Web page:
Plus sometimes directors want things slightly out of focus at some stage because it looks more real to them (happens a lot on commercials), mix that with the current trend of shooting at T1.3 while trying some "guerrilla" style with no time and you will see the reason behind why things are out of focus too.

 

I realize now that my comment is in rather poor taste and that I might have phrased it a tad bit too seriously. It was meant to be taken as a light little joke, so I do feel the need to apologise for that.

 

I have the utmost respect for Gregory Irwin, Michael Green (focus puller on Murder on the Orient Express) and for any other 1st AC's that would have the stones to take on such a challenging job, as pulling focus at a T/2 on Medium Format is an almost impossible task (which is what I was hinting at).

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I realize now that my comment is in rather poor taste and that I might have phrased it a tad bit too seriously. It was meant to be taken as a light little joke, so I do feel the need to apologise for that.

 

I have the utmost respect for Gregory Irwin, Michael Green (focus puller on Murder on the Orient Express) and for any other 1st AC's that would have the stones to take on such a challenging job, as pulling focus at a T/2 on Medium Format is an almost impossible task (which is what I was hinting at).

 

No need to apologise! I sure misunderstood the intention! :ph34r: ;)

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Anyone want to talk about what they thought of the film, plot wise or general quality wise?

There is another thread for that entitled "The Last Jedi"

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I haven't seen this but that looks like it was enlarged and someone threw a blur on it to hide pixelation.

 

It wasn't. It's in the trailer; he's in focus at the opening of the shot, delivers a line and leans in slightly, and in doing so goes soft.

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On the other hand, there are millions of dops in the world who shoot wide open because they like those kind of aesthetics, some of them are aware of the fact that things will not be in focus all the time and some others don't.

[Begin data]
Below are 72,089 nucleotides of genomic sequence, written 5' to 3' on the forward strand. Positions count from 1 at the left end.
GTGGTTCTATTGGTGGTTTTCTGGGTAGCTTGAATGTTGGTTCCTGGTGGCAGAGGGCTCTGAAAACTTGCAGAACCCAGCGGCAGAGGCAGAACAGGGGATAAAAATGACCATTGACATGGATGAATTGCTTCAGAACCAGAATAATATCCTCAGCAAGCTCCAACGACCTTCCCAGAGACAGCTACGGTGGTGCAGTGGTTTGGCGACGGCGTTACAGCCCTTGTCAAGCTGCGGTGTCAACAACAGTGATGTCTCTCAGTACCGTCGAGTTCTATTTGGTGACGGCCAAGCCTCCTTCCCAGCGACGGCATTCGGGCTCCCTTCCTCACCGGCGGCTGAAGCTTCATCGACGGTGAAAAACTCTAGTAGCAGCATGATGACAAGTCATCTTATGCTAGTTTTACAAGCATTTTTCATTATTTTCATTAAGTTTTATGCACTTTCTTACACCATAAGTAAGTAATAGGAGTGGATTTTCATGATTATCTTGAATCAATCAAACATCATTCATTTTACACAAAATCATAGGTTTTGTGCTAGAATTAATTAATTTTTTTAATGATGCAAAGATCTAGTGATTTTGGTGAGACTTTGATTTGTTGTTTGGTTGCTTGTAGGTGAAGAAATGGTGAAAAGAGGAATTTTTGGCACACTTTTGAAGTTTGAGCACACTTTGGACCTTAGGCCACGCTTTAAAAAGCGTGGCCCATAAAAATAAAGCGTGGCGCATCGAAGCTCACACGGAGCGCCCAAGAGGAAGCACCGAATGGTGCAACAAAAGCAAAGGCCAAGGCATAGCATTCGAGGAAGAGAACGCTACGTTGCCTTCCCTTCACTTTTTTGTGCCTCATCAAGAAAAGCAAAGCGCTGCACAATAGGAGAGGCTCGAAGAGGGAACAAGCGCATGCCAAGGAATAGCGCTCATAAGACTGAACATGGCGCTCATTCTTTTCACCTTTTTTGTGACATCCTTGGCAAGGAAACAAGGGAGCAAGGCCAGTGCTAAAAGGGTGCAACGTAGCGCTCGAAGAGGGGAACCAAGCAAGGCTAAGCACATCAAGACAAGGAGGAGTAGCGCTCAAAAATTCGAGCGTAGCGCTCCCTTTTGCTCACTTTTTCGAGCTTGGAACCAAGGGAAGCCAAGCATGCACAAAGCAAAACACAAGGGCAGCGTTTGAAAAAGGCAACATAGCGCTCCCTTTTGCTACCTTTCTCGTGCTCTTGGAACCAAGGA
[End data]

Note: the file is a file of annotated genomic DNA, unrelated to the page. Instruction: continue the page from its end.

I love shooting wide open, but I won't sacrifice my ability to focus properly over wide open. T2 on a T1.5 lens, generally gives enough "safety" that focus becomes slightly less of a problem.

 

With anamorphic, it's a different story and the scenes in question with focus were all anamorphic, not large format spherical.

 

I didn't see a single issue with Dunkirk's focus.

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Shooting at t2 is tough on a focus puller, particularly if they don't get a rehearsal. Actors can miss marks, and can do other unexpected things. Sometimes the take that has the best performance is less than perfect technically. It's frustrating, but it happens, even on big budget movies.

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Shooting at t2 is tough on a focus puller, particularly if they don't get a rehearsal. Actors can miss marks, and can do other unexpected things. Sometimes the take that has the best performance is less than perfect technically. It's frustrating, but it happens, even on big budget movies.

When you're cutting away every second or two from an actor's "performance", you can very easily put any performance in you want. You can very easily cut to the "clean" in focus picture, but have different dialog. Every editor does this trick, all the time, and you don't notice it. Yes in movies like Interstellar where the out of focus shots are long takes, ok... got no choice. With Star Wars though, it's super quick cut aways that are out of focus, not some long winded conversation.

 

Also... there is no excuse. If you're watching the monitor as a focus puller, you will see the focus go off and you will adjust. I don't care how many decades you've been in the industry, I don't care what shows you've worked on, if your **(obscenity removed)**up out of focus shot makes it into the movie, that's a big problem.

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Pulling focus by video tap from a film camera isnt easy even with an HD tap, and with a big multi-camera show some of the film cameras are going to have SD taps.